A clerk checks US$100 banknotes at the headquarters of Hana Bank in Seoul, South Korea, on July 5. Currency markets will price the US dollar based on what Washington does, not what it says. Photo: EPA-EFE
A clerk checks US$100 banknotes at the headquarters of Hana Bank in Seoul, South Korea, on July 5. Currency markets will price the US dollar based on what Washington does, not what it says. Photo: EPA-EFE
Neal Kimberley
Opinion

Opinion

Macroscope by Neal Kimberley

How the Federal Reserve’s monetary policy is setting up the US dollar for a fall

  • Decision-makers in Washington appear less enthusiastic about having a strong US dollar to encourage consumers to buy goods made overseas
  • China may have to get used to the idea of a further rise in the yuan against the US currency, even though it may not welcome the prospect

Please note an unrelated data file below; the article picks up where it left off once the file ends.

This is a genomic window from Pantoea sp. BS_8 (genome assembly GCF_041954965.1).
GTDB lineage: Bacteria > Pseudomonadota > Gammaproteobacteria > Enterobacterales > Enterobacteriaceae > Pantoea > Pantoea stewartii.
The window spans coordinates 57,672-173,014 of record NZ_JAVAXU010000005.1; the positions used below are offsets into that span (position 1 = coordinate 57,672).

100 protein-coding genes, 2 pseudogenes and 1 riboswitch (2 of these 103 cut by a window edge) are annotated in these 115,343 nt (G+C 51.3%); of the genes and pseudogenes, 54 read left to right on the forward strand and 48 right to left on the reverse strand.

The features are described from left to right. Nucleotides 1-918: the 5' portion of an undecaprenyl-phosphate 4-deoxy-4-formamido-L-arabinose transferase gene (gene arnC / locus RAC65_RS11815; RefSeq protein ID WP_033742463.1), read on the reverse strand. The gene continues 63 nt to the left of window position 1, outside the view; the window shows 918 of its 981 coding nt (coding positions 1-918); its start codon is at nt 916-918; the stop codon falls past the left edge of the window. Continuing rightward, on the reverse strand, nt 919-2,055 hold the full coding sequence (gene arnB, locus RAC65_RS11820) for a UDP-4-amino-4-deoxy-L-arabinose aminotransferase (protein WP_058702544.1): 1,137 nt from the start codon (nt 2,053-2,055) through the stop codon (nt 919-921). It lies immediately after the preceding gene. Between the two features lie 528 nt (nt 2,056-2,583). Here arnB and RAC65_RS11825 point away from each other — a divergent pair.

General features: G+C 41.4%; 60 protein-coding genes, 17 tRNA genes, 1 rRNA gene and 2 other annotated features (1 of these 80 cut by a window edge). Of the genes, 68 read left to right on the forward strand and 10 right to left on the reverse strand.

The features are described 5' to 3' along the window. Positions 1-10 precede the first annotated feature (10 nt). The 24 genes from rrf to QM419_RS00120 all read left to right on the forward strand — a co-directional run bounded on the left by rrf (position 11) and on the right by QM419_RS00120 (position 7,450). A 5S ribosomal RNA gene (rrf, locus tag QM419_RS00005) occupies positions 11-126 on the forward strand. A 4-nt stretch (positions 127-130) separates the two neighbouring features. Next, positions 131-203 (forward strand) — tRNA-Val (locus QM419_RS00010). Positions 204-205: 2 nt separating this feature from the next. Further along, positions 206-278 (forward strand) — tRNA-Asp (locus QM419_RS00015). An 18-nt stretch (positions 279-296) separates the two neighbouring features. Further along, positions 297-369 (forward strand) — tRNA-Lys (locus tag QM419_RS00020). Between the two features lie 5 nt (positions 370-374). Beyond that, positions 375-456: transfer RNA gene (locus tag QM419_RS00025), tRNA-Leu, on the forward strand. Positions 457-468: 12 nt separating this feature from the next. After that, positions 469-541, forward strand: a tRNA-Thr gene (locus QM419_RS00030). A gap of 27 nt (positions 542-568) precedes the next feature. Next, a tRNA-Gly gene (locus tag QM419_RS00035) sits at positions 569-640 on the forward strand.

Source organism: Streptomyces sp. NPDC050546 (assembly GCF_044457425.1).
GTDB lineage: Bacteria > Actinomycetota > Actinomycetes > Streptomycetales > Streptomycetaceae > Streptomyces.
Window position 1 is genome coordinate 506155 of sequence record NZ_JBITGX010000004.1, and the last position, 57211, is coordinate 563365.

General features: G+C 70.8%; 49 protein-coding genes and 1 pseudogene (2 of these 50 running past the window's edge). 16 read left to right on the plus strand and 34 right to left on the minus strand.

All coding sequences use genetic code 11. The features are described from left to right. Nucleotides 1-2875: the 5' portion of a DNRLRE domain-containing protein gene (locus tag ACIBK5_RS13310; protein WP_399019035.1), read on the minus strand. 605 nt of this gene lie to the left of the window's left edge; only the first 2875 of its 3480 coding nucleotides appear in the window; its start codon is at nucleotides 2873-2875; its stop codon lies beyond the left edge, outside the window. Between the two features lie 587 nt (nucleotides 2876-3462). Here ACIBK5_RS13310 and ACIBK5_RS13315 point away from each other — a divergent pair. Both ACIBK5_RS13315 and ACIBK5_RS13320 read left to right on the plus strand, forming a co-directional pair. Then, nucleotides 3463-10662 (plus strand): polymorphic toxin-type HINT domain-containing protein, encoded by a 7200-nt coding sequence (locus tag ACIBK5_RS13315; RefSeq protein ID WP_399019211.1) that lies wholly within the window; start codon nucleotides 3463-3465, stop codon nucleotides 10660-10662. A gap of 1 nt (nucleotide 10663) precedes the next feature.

A clerk checks US$100 banknotes at the headquarters of Hana Bank in Seoul, South Korea, on July 5. Currency markets will price the US dollar based on what Washington does, not what it says. Photo: EPA-EFE
A clerk checks US$100 banknotes at the headquarters of Hana Bank in Seoul, South Korea, on July 5. Currency markets will price the US dollar based on what Washington does, not what it says. Photo: EPA-EFE
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